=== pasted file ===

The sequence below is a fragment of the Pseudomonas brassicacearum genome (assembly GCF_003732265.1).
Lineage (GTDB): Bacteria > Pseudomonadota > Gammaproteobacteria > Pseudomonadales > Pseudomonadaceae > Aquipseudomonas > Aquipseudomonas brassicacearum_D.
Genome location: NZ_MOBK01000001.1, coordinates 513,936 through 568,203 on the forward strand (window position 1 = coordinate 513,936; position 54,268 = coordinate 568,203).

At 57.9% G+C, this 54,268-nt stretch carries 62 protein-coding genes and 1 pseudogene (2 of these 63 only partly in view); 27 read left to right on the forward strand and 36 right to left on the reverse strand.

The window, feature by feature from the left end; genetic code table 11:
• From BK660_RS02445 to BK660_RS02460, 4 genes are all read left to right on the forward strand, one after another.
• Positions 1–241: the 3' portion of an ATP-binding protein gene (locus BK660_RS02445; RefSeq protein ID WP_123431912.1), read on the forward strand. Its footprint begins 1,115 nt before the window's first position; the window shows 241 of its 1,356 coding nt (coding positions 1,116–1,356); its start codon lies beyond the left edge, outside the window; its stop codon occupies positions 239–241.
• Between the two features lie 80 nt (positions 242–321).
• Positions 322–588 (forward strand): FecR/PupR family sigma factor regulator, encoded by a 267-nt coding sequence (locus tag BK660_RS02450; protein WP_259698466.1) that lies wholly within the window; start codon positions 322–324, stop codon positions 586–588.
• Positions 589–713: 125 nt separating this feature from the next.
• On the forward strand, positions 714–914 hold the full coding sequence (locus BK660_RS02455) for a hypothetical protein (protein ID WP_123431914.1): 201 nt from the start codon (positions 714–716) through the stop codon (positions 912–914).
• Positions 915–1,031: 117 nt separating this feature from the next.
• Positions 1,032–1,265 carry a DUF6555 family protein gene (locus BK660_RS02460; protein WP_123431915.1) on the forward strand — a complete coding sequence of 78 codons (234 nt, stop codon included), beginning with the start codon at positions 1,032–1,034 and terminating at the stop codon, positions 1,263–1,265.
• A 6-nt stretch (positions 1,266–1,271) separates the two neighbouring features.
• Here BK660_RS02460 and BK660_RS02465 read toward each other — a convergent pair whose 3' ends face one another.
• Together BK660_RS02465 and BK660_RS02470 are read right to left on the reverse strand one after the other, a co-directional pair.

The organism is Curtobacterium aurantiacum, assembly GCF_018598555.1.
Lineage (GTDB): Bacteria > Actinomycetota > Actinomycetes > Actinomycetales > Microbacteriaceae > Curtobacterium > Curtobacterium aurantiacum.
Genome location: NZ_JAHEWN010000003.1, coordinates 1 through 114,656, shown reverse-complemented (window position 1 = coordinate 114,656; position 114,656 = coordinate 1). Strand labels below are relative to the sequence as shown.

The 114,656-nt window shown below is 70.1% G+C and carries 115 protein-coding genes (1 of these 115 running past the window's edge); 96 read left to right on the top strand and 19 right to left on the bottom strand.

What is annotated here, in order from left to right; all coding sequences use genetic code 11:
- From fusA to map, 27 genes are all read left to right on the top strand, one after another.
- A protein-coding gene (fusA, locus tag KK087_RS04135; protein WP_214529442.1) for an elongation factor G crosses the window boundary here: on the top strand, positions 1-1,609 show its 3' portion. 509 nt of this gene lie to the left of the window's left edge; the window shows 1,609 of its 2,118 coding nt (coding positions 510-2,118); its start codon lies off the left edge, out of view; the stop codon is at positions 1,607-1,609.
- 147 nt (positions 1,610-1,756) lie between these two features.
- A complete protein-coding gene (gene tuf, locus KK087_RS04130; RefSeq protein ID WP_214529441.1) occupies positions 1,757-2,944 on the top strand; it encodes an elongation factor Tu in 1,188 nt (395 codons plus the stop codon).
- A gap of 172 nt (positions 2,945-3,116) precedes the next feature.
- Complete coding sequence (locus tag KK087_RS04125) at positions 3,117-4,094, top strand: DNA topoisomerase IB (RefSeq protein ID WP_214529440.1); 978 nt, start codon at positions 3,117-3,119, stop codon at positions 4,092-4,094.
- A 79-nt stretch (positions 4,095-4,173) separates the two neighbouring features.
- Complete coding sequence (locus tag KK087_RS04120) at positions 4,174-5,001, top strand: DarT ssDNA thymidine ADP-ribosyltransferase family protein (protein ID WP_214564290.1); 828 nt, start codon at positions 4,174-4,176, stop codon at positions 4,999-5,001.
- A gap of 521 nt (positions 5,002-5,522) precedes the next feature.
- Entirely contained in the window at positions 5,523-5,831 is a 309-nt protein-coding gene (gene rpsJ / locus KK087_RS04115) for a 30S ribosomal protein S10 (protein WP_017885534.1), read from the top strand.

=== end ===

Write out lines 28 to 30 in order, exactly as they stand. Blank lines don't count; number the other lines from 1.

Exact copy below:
- A 79-nt stretch (positions 4,095-4,173) separates the two neighbouring features.
- Complete coding sequence (locus tag KK087_RS04120) at positions 4,174-5,001, top strand: DarT ssDNA thymidine ADP-ribosyltransferase family protein (protein ID WP_214564290.1); 828 nt, start codon at positions 4,174-4,176, stop codon at positions 4,999-5,001.
- A gap of 521 nt (positions 5,002-5,522) precedes the next feature.